Finder sat down in an interview with Danny Ryan – the developer of Casper, an upcoming protocol that is set to integrate PoS into Ethereum’s blockchain that will eventually lead to the creation of Ethereum 2.0.
Ryan told Finder that plans to make the Ethereum’s structure quantum resistant were underway. However, he said this may take up to five years.
“One of our design goals in Ethereum 2.0 is to at least have a credible path to being quantum resistant in the three-to-five-year time horizon.”
Ryan remained confident that Ethereum 2.0, which is Ethereum’s final upgrade, will go live by the end of this year, or early next year.
“Phase zero, which is the core, system level, proof-of-stake chain – I’m aiming for this year. There are a lot of things that are not quite in my hands with respect to the client development, so definitely end of this year, early next year.”
He was speaking to Finder during the Annual Ethereum Development Conference (EDCON) in Sydney, Australia. He explained how developers are working on the implementation of zk-SNARKS to ensure the Ethereum platform is not only quantum resistant but also private.
The threat of quantum resistant
Quantum computing is expected to usher in a new error of computer processing that is a million times more powerful than the computing systems we rely on today. According to industry experts, quantum computers could break the cryptography that secures traditional blockchains. When this happens in 2030 or 2040, blockchain projects and virtual money custodians may face a great deal of threat.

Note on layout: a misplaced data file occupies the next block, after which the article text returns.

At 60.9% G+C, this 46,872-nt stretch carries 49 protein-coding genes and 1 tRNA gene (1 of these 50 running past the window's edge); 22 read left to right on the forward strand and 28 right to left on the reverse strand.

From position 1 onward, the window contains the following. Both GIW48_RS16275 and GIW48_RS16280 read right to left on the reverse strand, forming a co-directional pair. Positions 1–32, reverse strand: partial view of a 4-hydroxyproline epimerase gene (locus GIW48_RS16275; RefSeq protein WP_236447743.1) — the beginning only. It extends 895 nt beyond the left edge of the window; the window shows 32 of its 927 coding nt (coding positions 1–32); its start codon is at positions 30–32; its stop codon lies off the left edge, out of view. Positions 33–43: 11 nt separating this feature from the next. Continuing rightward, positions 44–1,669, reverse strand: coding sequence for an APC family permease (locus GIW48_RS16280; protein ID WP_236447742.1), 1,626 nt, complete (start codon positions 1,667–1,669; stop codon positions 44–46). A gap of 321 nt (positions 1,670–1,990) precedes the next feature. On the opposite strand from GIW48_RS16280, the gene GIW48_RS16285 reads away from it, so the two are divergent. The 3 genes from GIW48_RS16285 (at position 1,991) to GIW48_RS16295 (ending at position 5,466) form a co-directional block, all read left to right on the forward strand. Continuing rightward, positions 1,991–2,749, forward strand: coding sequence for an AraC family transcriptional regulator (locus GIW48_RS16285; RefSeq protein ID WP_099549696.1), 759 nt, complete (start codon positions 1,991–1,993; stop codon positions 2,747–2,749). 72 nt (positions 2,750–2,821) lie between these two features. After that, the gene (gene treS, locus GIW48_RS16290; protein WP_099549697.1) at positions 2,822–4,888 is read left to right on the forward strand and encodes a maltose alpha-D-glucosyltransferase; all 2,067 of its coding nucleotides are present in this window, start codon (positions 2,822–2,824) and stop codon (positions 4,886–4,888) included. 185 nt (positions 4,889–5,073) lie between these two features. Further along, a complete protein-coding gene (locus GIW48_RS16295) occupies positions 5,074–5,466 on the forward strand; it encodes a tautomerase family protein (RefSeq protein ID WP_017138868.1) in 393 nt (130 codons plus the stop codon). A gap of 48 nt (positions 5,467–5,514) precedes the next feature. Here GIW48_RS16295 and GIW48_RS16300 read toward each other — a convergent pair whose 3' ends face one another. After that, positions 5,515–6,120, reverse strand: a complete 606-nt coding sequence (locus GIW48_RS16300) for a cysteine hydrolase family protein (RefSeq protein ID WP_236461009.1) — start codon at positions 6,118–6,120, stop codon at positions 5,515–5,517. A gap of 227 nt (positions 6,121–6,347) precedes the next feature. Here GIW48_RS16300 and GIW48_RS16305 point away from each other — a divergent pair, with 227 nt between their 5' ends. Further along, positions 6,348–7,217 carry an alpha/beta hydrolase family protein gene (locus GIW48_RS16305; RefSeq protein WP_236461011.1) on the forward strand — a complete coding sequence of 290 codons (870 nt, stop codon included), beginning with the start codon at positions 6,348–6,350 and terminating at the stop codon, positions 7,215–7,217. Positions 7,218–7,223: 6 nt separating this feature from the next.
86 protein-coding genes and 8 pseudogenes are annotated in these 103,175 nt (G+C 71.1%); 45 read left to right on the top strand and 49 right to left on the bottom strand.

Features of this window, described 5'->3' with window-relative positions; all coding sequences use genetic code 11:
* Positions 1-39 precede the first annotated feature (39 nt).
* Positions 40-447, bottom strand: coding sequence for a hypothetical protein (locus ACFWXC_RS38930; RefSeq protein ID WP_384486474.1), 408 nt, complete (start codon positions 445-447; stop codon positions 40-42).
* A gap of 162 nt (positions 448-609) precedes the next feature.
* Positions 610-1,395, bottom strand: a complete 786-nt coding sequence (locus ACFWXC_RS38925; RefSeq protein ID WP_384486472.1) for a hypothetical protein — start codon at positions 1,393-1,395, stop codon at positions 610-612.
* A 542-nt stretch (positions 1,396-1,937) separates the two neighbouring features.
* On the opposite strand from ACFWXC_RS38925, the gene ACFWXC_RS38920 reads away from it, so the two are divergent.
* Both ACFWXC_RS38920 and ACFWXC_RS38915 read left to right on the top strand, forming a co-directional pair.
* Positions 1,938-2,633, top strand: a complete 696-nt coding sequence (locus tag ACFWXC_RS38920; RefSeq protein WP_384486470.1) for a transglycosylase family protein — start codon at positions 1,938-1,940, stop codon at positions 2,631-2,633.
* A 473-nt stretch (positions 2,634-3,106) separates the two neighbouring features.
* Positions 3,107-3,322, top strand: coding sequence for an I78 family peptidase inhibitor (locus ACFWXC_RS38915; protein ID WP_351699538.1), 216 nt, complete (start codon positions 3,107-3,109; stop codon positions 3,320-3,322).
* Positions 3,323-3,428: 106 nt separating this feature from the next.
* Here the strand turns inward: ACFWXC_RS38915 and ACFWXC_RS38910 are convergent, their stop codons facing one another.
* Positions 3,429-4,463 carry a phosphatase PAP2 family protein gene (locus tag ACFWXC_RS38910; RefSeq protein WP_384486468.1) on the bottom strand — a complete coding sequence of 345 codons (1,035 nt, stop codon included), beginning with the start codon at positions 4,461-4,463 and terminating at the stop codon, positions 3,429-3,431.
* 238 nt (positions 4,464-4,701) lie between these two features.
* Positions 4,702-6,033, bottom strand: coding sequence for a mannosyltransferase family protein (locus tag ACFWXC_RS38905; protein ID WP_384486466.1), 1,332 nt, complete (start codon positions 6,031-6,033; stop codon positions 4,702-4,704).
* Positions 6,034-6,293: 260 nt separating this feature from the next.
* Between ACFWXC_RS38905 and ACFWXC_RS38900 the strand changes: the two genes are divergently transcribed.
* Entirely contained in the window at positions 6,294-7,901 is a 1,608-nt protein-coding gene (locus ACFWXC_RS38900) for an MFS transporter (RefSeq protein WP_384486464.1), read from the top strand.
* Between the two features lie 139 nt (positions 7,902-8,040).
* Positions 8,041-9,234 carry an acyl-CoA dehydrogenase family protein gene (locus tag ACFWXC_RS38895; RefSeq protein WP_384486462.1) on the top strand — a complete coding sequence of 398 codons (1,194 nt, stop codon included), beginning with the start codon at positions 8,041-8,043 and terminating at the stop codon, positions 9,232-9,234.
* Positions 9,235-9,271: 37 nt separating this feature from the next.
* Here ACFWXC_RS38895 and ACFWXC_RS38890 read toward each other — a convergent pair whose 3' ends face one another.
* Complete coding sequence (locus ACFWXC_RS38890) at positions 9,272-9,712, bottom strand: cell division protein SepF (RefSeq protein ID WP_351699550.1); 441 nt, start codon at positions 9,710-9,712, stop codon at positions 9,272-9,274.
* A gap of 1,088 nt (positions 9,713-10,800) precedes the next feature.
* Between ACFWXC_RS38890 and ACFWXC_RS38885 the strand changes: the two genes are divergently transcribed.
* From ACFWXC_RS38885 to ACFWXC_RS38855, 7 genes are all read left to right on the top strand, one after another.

In another interview, the manager of the security and privacy group at IBM, Michael Osborne, also gave his two cents on the potential of quantum. He stated:
“You could increase key sizes. Use larger key sizes or move from elliptic curve to RSA cryptography, you could delay the point of which there will be a quantum threat. But they’re temporary solutions. The best solution essentially would be to start looking at these quantum resistant algorithms.”